Employment Expenses

Advisor's Edge

2009-11-25


If you’re a self-employed advisor and hire an assistant, be it your spouse or someone at arm’s length, as long as he or she actually performs the work and is paid a reasonable salary, you should have no trouble deducting the wages you pay.

The ability, however, for an advisor who is considered an employee to hire an assistant is more limited. To be able to deduct the cost of an assistant’s salary, an employee must be “required” by the contract of his or her employment to pay for an assistant.

While the CRA’s administrative position is that the term “required” necessitates that there be an “express requirement within the terms of a written contract of employment,” it acknowledges that such a requirement can still exist if the employee can establish that it was “tacitly understood” by both the employee and the employer that the payment must be made and was necessary, under the circumstances, to fulfill the duties of the job.

A recent tax case decided last month (Li v The Queen, 2009 TCC 530) involved insurance advisor Linzi Li’s 2006 tax return where she was reassessed by Canada Revenue Agency which disallowed various employment expense deductions totaling more than $36,000. Of these expenses, approximately $14,000 related to a salary she paid to her husband, $7,000 to commissions she earned the sale of her own life insurance policy and the bulk of the balance to automobile, entertainment and other expenses.

While Ms. Li did not file a signed T2200 with her tax return, a signed form dated April 12, 2007 was later provided to the CRA along with an unsigned one dated March 27, 2007.

Mr. Li’s employer testified that the unsigned T2200 dated March 27, 2007 is a standard form provided by the insurance company “with the answers typed in so that they cannot be changed.”

It was therefore difficult to explain “how the (singed) form could have been changed… certain answers are different on that form and are contrary to the terms of (Ms. Li’s) employment.”

For example, the signed form indicates that Ms. Li’s duties included selling investment funds, but the insurance company didn’t sell investment funds in 2006. A second discrepancy is that the signed T2200 indicates that she was both required to rent an office away from the insurance company’s place of business and to pay for an assistant. This was contrary to her employer’s evidence which had no such requirement for Ms. Li in 2006 as it provided both an office for sales staff as well as administrative staff.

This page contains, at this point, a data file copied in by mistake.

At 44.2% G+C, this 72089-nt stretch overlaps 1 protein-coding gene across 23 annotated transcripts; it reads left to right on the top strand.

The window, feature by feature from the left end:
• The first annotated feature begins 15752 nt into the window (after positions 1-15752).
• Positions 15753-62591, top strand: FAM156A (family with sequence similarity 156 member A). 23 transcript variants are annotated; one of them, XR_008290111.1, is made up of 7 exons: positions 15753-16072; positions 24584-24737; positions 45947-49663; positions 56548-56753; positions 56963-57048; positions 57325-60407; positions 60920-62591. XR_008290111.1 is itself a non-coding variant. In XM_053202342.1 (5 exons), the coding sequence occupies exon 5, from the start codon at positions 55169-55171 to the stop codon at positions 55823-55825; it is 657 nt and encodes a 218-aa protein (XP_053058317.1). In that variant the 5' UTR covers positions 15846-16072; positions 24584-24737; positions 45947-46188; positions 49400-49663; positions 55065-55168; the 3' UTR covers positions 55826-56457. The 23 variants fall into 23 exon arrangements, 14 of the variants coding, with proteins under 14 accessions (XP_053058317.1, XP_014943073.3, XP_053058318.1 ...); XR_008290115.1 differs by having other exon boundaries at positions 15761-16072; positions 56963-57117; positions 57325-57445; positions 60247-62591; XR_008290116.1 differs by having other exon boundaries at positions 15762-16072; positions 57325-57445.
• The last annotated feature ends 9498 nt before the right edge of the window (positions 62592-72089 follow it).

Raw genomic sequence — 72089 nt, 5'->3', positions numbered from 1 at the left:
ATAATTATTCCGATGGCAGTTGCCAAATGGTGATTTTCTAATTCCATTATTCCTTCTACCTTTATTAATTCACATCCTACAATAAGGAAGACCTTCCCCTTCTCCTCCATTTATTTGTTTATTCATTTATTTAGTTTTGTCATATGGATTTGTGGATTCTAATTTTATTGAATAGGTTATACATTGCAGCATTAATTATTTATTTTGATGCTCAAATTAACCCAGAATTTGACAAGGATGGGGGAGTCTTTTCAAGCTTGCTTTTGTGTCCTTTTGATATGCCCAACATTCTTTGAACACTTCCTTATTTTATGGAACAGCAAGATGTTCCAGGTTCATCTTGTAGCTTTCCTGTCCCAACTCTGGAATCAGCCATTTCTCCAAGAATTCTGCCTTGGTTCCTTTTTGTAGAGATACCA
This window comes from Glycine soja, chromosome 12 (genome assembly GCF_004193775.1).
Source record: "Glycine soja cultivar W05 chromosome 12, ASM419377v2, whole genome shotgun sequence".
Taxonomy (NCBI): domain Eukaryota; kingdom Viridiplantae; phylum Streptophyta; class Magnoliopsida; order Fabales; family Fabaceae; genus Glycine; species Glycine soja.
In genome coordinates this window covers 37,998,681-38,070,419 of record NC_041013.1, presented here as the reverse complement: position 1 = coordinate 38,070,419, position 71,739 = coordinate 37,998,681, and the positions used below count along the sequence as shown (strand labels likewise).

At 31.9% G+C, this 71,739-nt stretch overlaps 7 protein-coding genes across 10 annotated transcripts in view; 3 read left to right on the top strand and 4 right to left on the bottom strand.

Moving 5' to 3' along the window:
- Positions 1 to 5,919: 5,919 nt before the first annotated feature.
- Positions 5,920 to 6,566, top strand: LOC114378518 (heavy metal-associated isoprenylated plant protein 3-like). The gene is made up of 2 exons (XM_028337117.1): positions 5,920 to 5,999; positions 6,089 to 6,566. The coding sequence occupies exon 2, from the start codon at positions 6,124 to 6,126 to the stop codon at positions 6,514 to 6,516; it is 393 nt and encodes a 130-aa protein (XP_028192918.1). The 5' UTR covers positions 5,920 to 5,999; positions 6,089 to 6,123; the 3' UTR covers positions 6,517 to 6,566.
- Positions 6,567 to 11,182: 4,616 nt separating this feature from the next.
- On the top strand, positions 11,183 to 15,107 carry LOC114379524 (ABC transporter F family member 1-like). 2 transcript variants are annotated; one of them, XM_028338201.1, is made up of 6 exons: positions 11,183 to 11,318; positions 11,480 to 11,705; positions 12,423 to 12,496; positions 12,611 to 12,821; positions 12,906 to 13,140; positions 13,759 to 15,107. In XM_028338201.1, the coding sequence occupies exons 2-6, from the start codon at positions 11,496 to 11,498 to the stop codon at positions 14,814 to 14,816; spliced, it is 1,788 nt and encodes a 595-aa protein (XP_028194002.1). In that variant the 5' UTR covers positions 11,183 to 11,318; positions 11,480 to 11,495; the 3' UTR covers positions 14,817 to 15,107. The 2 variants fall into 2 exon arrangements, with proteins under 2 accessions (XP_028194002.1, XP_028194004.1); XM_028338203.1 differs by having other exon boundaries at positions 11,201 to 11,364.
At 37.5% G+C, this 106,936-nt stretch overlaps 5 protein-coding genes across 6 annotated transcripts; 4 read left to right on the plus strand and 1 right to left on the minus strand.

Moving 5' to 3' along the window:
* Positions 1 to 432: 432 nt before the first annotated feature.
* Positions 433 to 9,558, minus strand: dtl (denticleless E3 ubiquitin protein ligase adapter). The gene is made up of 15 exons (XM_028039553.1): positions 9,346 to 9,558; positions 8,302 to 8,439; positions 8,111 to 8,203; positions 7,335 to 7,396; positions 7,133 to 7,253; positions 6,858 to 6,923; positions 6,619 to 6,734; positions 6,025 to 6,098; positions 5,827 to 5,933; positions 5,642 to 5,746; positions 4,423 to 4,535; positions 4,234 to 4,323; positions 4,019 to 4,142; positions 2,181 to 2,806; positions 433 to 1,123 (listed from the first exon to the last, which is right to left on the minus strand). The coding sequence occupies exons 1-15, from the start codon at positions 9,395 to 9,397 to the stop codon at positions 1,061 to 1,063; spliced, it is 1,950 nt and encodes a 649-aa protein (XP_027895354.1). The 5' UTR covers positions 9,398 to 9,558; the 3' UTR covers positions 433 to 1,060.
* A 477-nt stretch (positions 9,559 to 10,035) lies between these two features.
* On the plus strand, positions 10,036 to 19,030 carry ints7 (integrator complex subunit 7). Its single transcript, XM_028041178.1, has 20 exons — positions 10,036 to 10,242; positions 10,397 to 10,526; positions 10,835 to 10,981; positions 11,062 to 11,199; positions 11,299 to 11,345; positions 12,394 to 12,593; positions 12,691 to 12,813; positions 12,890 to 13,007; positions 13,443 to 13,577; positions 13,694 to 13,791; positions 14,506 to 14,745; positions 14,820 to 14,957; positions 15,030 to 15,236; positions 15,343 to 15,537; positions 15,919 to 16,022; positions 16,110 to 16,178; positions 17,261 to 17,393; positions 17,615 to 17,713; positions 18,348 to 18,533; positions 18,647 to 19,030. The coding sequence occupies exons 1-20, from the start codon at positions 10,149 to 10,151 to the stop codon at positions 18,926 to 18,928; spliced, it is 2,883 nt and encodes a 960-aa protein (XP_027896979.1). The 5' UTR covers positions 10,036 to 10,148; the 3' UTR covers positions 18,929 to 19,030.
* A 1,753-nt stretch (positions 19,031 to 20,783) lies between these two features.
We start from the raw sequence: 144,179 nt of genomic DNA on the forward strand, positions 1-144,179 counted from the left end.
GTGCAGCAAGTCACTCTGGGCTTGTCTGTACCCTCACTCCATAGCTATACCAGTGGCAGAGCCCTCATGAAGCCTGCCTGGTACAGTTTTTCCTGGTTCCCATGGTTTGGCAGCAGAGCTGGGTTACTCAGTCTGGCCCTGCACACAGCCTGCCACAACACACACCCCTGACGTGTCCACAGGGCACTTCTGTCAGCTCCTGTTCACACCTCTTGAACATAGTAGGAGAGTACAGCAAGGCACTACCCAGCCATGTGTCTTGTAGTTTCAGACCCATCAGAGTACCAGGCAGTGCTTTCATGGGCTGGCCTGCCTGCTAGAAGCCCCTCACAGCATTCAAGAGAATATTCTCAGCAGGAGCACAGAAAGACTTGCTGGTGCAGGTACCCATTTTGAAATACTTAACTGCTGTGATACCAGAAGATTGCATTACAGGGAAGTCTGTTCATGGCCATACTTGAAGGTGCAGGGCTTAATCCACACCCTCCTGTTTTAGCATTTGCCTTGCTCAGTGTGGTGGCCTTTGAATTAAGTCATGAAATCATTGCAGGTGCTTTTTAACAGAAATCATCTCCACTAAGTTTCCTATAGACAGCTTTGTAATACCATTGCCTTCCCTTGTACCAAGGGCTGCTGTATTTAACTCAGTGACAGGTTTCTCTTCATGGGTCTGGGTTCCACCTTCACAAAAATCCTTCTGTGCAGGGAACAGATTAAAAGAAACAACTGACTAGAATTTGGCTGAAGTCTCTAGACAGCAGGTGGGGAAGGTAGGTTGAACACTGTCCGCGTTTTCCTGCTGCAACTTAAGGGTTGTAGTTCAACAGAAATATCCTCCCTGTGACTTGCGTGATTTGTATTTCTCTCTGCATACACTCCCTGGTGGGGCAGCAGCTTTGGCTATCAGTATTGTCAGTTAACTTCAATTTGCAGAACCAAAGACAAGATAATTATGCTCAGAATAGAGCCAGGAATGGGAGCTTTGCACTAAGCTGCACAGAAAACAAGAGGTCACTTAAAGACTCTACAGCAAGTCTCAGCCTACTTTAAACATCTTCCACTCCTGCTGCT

A third discrepancy between the two Form T2200’s was that the signed copy said the Ms. Li was required to use a portion of her home for work while the unsigned copy from her employer says that she did not.

Ms. Li testified that she paid her husband a salary to work for her as a telemarketer. His responsibilities were to call potential clients and set up appointments with Ms. Li. He testified that he worked a total of 20 hours over 5 evenings per week and made between 100 and 200 calls each day. For this he was paid $15 an hour and was given a bonus of $50 when he landed an appointment for Ms. Li.

Under the Income Tax Act, an employee can only deduct the cost of a salary paid to an assistant if the payment of the salary was required by the contract of employment. The Judge concluded that based on Ms. Li’s conditions of employment in 2006, there was no requirement for her to “hire and pay an assistant, nor can it be said that it was an implicit condition of her employment that she do so.”

The Judge also had difficulty in allowing most of the motor vehicle expenses and the entertainment expenses on the basis that Ms. Li “failed to provide any documentation to support the expenses and that these expenses did not represent purchases used in her employment activities, nor were they incurred for the purpose of gaining or producing income from her employment as they were personal or living expenses.”

Finally, as discussed in last month’s AER column, the Judge disallowed the $7,000 commission income deduction offset against the commission earned on a life insurance policy on her own life as “there are no provisions in (the Act) that allow such a deduction.”